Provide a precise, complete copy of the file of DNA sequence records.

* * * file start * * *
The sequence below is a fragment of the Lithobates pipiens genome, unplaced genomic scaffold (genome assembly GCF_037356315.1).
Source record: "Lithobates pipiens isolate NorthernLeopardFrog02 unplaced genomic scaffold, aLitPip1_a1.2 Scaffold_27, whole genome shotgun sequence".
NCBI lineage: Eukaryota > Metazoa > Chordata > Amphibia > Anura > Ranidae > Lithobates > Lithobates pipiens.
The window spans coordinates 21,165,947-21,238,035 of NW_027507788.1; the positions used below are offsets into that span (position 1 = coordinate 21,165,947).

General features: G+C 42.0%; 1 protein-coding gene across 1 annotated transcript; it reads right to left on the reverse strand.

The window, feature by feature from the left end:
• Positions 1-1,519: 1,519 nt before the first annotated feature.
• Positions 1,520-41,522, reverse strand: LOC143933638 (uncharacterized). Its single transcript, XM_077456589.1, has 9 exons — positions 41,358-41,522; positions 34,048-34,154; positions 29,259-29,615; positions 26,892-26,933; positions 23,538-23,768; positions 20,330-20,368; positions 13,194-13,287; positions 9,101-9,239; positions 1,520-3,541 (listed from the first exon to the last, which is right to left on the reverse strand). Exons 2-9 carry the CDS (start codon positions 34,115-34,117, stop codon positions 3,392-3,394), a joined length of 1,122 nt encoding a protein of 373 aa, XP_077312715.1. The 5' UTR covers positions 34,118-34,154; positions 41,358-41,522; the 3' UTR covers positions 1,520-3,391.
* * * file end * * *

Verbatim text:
The sequence below is a fragment of the Lithobates pipiens genome, unplaced genomic scaffold (genome assembly GCF_037356315.1).
Source record: "Lithobates pipiens isolate NorthernLeopardFrog02 unplaced genomic scaffold, aLitPip1_a1.2 Scaffold_27, whole genome shotgun sequence".
NCBI lineage: Eukaryota > Metazoa > Chordata > Amphibia > Anura > Ranidae > Lithobates > Lithobates pipiens.
The window spans coordinates 21,165,947-21,238,035 of NW_027507788.1; the positions used below are offsets into that span (position 1 = coordinate 21,165,947).

General features: G+C 42.0%; 1 protein-coding gene across 1 annotated transcript; it reads right to left on the reverse strand.

The window, feature by feature from the left end:
• Positions 1-1,519: 1,519 nt before the first annotated feature.
• Positions 1,520-41,522, reverse strand: LOC143933638 (uncharacterized). Its single transcript, XM_077456589.1, has 9 exons — positions 41,358-41,522; positions 34,048-34,154; positions 29,259-29,615; positions 26,892-26,933; positions 23,538-23,768; positions 20,330-20,368; positions 13,194-13,287; positions 9,101-9,239; positions 1,520-3,541 (listed from the first exon to the last, which is right to left on the reverse strand). Exons 2-9 carry the CDS (start codon positions 34,115-34,117, stop codon positions 3,392-3,394), a joined length of 1,122 nt encoding a protein of 373 aa, XP_077312715.1. The 5' UTR covers positions 34,118-34,154; positions 41,358-41,522; the 3' UTR covers positions 1,520-3,391.